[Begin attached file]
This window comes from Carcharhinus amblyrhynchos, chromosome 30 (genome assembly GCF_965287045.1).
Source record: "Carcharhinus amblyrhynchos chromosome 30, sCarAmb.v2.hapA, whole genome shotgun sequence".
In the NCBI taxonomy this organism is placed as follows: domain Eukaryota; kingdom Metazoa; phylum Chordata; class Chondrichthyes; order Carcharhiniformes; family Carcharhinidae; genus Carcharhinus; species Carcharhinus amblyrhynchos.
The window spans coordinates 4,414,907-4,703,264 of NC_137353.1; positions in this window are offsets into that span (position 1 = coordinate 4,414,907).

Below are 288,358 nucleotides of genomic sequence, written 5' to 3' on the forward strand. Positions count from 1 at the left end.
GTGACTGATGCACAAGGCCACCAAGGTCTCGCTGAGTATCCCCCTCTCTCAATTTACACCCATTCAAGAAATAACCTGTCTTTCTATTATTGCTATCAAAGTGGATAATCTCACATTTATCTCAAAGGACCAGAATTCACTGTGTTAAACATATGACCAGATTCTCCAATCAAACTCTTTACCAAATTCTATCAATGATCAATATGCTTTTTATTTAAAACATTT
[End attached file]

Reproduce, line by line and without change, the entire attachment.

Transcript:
This window comes from Carcharhinus amblyrhynchos, chromosome 30 (genome assembly GCF_965287045.1).
Source record: "Carcharhinus amblyrhynchos chromosome 30, sCarAmb.v2.hapA, whole genome shotgun sequence".
In the NCBI taxonomy this organism is placed as follows: domain Eukaryota; kingdom Metazoa; phylum Chordata; class Chondrichthyes; order Carcharhiniformes; family Carcharhinidae; genus Carcharhinus; species Carcharhinus amblyrhynchos.
The window spans coordinates 4,414,907-4,703,264 of NC_137353.1; positions in this window are offsets into that span (position 1 = coordinate 4,414,907).

Below are 288,358 nucleotides of genomic sequence, written 5' to 3' on the forward strand. Positions count from 1 at the left end.
GTGACTGATGCACAAGGCCACCAAGGTCTCGCTGAGTATCCCCCTCTCTCAATTTACACCCATTCAAGAAATAACCTGTCTTTCTATTATTGCTATCAAAGTGGATAATCTCACATTTATCTCAAAGGACCAGAATTCACTGTGTTAAACATATGACCAGATTCTCCAATCAAACTCTTTACCAAATTCTATCAATGATCAATATGCTTTTTATTTAAAACATTT